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A young man returns home after a three year tour of duty in the navy only to find things are somewhat different from when he left. His kid sister has grown into a young woman, the job he thought was waiting for him turns out to have some unique conditions, and perhaps most importantly his former sweetheart has married a wealthy and much older man. Disillusioned, he drifts from job to job while trying hard to avoid the advances of his former girlfriend, who is unhappy in her marriage and longs for something extra. While all he wants to do is make something of his life, his will power will be put to the ultimate test.Written by
Kevin Steinhauer <K.Steinhauer@BoM.GOV.AU>
The New York Times reported in its review of the film that writer William Inge requested his name be removed from the credits due to changes made by the films producer to "glorify Ann-Margret." The screenplay was credited to "Walter Gage" in the finished film. In a interview for "Films and Filming," from January 1976, Ann-Margret explained the real story: "You should have seen the film we originally shot. After the alterations were made William Inge had his name taken off of it. His screenplay had been wonderful. So brutally honest. And the woman Laurel, as he wrote her, was mean...and he made that very sad. But the studio at that time didn't want me to have that kind of an image for the young people of America. They thought it was too brutal a portrayal. It had been filmed entirely, using William Inge's script, but a year after it was completed they got another writer in, and another director. They wanted me to re-do five key scenes. And those scenes changed the story. That's when Inge took his name off. There were two of those scenes that I just refused to do. The other three...I did, but I was upset and angry. They'd altered the whole life of the story and made the character I played another person altogether. To put it mildly, they'd softened the blow that Inge had delivered. If only everyone could have seen that film the way he wrote it." See more »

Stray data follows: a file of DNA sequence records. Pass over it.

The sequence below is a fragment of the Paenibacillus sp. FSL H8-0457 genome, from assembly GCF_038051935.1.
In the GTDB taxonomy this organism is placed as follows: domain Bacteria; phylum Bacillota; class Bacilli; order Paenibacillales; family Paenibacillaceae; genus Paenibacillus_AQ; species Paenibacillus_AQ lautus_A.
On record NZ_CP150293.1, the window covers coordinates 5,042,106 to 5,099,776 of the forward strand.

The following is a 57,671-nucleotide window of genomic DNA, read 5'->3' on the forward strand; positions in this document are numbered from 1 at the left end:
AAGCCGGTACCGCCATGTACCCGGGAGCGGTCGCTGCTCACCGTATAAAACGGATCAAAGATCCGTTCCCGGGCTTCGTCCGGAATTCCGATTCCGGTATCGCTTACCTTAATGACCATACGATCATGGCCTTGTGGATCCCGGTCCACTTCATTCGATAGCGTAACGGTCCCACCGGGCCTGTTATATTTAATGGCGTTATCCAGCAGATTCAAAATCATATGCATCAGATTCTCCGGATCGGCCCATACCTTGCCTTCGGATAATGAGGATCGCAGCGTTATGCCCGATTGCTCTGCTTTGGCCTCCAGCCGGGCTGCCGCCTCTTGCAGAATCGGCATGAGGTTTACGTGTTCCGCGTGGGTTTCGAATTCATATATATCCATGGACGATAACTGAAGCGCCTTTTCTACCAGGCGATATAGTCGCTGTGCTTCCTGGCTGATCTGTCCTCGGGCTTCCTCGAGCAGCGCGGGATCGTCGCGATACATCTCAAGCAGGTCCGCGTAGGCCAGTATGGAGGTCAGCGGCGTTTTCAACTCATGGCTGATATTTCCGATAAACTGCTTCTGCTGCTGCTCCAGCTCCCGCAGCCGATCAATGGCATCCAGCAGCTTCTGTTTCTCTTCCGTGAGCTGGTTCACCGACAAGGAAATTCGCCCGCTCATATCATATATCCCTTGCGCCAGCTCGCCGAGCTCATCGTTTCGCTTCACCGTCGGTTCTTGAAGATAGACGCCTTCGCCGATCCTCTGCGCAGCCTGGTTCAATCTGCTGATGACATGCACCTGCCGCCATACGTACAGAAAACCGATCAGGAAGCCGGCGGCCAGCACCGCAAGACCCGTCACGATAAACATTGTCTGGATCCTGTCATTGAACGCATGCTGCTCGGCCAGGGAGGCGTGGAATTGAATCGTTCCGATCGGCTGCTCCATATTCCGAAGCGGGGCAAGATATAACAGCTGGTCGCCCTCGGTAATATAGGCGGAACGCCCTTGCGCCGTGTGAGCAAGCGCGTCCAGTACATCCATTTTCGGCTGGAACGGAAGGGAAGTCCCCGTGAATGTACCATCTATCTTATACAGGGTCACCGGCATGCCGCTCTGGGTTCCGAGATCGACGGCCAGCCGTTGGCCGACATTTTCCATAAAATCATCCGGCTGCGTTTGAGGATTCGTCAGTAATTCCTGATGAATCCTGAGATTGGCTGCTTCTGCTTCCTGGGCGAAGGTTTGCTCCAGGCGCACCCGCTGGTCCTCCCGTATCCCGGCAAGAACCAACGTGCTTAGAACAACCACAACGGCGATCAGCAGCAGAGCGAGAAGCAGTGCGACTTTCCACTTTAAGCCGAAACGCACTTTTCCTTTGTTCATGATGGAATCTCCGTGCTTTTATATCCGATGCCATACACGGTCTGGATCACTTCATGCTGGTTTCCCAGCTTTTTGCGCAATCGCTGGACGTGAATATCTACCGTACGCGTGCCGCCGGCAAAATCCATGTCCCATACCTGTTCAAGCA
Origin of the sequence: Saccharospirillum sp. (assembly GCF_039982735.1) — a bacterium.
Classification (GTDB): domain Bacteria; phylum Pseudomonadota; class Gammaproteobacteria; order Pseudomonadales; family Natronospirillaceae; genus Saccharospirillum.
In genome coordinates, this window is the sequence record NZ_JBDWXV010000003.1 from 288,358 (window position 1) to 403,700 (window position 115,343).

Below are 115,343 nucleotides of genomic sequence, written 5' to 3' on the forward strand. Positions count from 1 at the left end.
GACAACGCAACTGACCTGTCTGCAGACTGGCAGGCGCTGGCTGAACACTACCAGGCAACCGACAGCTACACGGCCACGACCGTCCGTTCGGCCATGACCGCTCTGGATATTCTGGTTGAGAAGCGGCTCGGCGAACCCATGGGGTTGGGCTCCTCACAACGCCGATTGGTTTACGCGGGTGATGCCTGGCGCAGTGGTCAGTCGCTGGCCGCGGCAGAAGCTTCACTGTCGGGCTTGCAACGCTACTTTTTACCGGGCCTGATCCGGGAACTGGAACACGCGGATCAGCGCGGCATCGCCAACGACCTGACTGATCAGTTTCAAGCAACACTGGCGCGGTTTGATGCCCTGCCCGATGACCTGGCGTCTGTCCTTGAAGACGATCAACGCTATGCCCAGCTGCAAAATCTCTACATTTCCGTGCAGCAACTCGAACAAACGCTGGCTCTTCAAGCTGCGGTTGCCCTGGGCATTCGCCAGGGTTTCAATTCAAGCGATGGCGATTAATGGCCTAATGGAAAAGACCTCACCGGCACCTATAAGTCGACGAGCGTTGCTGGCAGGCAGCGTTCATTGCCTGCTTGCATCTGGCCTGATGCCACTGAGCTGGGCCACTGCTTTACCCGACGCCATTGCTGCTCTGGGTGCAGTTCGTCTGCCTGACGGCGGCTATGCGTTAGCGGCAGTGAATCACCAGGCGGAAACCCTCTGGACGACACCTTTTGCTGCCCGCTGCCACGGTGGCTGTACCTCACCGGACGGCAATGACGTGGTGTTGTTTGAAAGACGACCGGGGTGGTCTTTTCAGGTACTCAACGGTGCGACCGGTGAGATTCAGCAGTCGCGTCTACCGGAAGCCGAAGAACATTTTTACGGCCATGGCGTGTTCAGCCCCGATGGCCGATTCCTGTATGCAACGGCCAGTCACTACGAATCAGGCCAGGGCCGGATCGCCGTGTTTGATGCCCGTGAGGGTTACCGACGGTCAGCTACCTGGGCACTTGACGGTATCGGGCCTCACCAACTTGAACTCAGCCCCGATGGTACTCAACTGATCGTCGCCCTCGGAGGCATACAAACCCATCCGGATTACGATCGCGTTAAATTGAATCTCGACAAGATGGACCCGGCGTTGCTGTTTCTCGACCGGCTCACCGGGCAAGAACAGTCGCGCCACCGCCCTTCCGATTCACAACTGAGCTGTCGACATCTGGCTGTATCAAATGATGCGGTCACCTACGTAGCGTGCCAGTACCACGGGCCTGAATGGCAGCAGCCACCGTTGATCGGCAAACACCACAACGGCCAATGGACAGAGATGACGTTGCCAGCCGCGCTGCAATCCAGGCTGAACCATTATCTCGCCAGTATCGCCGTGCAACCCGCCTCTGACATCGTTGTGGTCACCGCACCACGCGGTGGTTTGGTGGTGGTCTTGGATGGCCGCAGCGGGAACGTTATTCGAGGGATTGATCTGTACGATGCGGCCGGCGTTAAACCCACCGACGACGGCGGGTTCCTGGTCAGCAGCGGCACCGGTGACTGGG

It's amazing that Ann-Margret had any friends left in Hollywood after she was put in the forefront of "State Fair", then the producers of "Bye Bye Birdie" geared that film around her then in this film, she was given top-billing and the story was re-structured to bring out her character more than was intended or necessary! It's not to say that she didn't do a good job on these movies, it's just that more than a few people involved got their feathers ruffled along the way and she seems to be none the worse for wear from it herself! Here, it was the author of the piece (William Inge) who tried to disassociate himself from the film when the producers decided to steer the production her way. The story is supposed to be about the title character (Parks) and the events that befall him when he comes home from a three year stint in the U.S. Navy. He has trouble finding his way and interacts with various locals and family members as he searches for purpose and the security of a bright future. Standing in the way of this is old flame Margret who, when he shipped out after a break up with her, married a wealthy older man. Parks and Margret have a great push-pull, moth-to-a-flame chemistry with Parks desperately trying to avoid what he knows will be his undoing. Fans of Margret will be doing backflips when watching this film as she purrs and slithers around in her Jean Louis dresses and tosses her lionesse mane of red hair. Her character makes little or no sense half the time (partly because it has been unduly featured as a starring part when it is actually just a plot device), but her followers won't care when she's writhing around and whispering romantic dialogue in lighting that would make Lucille Ball jealous. Parks can't quite shake the James Dean label entirely and the way he acts and looks sometimes, maybe he wasn't even trying, but he does give a thoughtful, often empathetic performance. The whole film is dotted with great character actors giving little doses of themselves. Sometimes, they get short shrift or their scenes don't add up to much, but their presence is enjoyable nonetheless. Brando gets one of her better roles as Parks' worried mother. The lovely Farmer plays his tarty, blonde sister while Darby does a fantastic job as his adoring younger sister. Her performance provides the film with a great deal of heart and realism. Other enjoyable work is done by Somers (she did something before "Match Game"?!) as a fussy boarder, Martin as a slovenly neighbor, Dexter as a slick salesman, Pearce as a dotty housewife and Griffies as a cantankerous mortician. Less showy, but just as good is Margolin as Darby's troubled friend. If the parts don't all add up to a brilliant whole, at least the film is pretty to look at and mostly entertaining. The characters are interesting enough to hold the viewers attention for the bulk of the time. Amusingly, the one hot pub in town (purportedly a straight bar) plays only Petula Clark songs until Margret slips a nickel in the juke box for one of her slinky come-ons. There's also a rather forward (for its time) scene of an older man attempting to make Parks his live-in "buddy". It would be interesting to see how the film played with Inge's perspective kept intact. As is, it's still a more than passable piece of entertainment.
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